July 4th 1916

Somme map

The Anglo-French Offensive

The Push has indeed started, but we have little news as yet.

The report (as it appeared in yesterday’s Daily Telegraph) was general in scope, but positive in tone. However, the German statement quoted on page 10 suggests that the Germans were well prepared for this and that we suffered “very heavy casualties.”

Today’s paper (page 9) does mention that the West Yorks Regiment were involved in an attack on Fricourt and that they “went across toppingly.” Whilst we know that its Commanding Officer, Lieut. Col. Stuart Taylor is not involved (he is recovering from wounds received earlier in May in Princess Alexandra’s Hospital for Officers in London), Capt. Jack Ruttledge is a West Yorks man and may well be in the thick of it.

Lieut. Robert Gibson, whose letter we received only a few days ago, may well now be in action, as the Bedfordshires are also mentioned as taking part in this offensive.

We most earnestly hope that our dear Old Boys all come though unscathed, but meanwhile their parents are condemned to live in continual fear of the post boy with a telegram for the duration of this great battle.

We must all be brave.

 

 

 

 

March 4th 1916

Lt. Col. Stuart Taylor (West Yorks) is currently with 93rd Brigade, 31st Division in Egypt. He is of course known to us all at the OPS as ‘Fluff’ and is the most loyal of Old Boys. He has contributed on numerous occasions to the pages of the Draconian on his time in the South African War, on horseback in Crete and in Northern Nigeria.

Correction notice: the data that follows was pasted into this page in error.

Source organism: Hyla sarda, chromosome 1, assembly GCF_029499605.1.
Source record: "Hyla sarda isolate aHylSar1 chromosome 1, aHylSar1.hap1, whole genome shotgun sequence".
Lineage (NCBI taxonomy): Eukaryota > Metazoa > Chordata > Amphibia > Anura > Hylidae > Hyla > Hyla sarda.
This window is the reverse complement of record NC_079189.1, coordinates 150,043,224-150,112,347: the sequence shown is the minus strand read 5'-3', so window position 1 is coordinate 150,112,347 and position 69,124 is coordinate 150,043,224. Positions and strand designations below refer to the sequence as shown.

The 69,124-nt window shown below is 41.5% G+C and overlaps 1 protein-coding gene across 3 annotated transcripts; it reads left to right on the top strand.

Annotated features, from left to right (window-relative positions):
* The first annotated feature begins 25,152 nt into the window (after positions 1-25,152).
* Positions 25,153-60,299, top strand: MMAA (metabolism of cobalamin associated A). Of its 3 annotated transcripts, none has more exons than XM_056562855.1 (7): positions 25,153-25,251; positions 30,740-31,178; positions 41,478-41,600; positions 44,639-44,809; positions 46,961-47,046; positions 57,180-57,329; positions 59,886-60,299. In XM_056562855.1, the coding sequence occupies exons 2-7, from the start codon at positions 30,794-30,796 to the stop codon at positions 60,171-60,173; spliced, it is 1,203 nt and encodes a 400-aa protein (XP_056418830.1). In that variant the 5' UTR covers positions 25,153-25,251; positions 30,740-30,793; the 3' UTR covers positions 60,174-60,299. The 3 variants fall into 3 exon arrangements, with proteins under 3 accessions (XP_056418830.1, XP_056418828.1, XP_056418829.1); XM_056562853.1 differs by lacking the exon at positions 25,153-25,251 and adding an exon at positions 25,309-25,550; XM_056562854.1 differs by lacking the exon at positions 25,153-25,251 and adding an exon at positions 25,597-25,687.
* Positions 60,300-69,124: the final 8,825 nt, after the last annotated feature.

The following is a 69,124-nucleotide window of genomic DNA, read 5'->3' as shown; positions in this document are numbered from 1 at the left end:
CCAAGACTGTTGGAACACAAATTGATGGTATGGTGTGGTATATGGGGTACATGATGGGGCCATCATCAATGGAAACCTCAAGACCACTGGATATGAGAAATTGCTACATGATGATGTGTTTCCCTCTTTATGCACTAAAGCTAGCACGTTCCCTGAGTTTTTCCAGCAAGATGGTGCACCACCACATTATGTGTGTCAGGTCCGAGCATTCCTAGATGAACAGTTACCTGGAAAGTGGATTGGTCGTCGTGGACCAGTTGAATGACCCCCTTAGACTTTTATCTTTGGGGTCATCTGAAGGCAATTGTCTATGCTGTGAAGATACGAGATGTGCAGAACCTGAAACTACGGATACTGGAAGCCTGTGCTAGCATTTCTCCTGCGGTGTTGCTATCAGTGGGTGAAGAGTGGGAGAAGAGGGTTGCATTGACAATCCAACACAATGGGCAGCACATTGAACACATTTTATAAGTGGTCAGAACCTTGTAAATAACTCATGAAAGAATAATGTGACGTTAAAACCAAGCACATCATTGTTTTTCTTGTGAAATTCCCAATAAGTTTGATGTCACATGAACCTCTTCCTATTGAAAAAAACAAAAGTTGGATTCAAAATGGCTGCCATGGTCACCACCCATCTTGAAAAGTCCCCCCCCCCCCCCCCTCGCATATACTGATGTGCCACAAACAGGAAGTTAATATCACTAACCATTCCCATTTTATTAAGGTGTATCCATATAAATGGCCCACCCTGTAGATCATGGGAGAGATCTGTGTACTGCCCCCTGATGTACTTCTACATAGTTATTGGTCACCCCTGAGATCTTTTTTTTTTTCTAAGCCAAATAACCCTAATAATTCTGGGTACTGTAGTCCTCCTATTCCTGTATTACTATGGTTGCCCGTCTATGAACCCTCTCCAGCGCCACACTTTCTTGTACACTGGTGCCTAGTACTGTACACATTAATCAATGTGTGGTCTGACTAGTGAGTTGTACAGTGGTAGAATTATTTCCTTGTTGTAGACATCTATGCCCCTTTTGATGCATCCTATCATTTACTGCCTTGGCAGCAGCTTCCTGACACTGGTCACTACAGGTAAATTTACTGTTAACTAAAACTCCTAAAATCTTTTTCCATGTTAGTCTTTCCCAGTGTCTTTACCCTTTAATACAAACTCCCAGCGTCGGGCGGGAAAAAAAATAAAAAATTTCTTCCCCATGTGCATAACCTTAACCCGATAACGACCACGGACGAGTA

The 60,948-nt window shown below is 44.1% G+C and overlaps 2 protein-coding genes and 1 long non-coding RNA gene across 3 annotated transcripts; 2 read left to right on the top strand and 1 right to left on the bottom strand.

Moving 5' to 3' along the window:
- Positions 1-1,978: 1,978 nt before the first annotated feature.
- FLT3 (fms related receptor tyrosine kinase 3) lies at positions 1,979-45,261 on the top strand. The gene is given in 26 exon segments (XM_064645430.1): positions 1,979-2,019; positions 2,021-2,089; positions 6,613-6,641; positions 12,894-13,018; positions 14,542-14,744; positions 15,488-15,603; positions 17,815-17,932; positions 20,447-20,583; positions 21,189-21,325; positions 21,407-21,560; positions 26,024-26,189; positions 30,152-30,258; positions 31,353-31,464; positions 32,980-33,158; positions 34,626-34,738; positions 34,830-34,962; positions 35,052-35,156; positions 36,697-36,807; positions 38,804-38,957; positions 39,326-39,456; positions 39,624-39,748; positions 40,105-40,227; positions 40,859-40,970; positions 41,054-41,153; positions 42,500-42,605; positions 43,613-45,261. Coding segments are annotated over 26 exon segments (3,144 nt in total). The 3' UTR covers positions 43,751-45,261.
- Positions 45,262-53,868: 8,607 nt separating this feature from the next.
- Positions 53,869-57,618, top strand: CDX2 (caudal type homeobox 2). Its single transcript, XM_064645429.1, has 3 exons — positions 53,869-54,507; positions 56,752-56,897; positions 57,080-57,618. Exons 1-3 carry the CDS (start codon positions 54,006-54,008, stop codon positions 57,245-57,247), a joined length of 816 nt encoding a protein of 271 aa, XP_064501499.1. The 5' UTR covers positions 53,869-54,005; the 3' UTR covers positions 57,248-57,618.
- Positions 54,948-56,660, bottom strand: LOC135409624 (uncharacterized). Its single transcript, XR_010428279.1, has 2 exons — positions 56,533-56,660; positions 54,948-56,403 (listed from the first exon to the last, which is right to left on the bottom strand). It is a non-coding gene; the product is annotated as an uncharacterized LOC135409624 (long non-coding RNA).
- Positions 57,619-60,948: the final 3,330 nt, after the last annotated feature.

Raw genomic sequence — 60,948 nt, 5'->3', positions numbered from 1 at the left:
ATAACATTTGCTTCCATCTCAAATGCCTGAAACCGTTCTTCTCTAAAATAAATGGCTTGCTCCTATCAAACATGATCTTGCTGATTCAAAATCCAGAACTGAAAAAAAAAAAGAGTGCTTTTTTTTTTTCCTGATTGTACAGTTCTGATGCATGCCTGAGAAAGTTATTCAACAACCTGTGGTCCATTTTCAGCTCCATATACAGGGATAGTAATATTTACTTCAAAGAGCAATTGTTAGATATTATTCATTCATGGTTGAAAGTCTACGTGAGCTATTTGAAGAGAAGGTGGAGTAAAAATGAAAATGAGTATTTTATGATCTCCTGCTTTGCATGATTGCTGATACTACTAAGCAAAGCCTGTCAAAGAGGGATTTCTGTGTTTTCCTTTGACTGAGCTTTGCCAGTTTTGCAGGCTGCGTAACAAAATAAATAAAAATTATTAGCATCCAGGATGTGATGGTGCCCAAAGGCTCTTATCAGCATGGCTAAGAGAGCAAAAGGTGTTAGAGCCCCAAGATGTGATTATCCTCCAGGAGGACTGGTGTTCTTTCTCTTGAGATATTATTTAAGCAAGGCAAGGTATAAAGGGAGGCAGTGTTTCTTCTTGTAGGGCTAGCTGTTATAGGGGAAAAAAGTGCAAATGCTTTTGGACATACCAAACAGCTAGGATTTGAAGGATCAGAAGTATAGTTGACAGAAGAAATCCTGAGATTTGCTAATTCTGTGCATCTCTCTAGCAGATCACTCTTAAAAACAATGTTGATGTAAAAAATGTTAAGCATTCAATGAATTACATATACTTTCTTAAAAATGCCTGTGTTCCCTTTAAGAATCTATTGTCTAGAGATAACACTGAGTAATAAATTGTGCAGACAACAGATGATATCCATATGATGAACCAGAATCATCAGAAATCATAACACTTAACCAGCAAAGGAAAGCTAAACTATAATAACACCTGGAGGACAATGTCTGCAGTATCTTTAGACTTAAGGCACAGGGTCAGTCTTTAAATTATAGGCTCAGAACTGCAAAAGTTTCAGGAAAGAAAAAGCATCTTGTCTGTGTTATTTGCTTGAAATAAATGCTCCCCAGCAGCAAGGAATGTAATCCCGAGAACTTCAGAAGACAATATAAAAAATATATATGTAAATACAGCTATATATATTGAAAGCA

On leave in 1897, Fluff acted briefly as our swimming instructor and clearly his interest in matters aquatic continues unabated!

Stuart Taylor 2“We saved 1000 gallons of water in the last week out of our water allowance and yesterday, Sunday, we celebrated the close kinship of cleanliness to godliness by letting every man indulge in a bath! They made nice oval holes in the sand, spread their mackintosh sheets over the holes and pressed well down into them; and then poured in their hard-saved water – and then, the joy of it! It reminded me of days when I watched seals at the Zoo revelling in their plunges in and out of their various water ponds. Soap, sunshine, splash and singing, it made up a wonderful picture and how they all enjoyed it.

These men of mine are passionately fond of soap and water and the absence of these things worries them more than short rations or sleepless nights…”

Fluff has paid us two visits since this war started. On the first occasion, last April, he was – for reasons unexplained – escorting a Turkish prisoner along Charlbury Road and dropped in. Last term, before he went out to Egypt, he came and demanded of me two ‘extra halves’ and two ‘no preps’ – the biggest yet – and this of course was met with great enthusiasm by the boys, so that I could hardly refuse.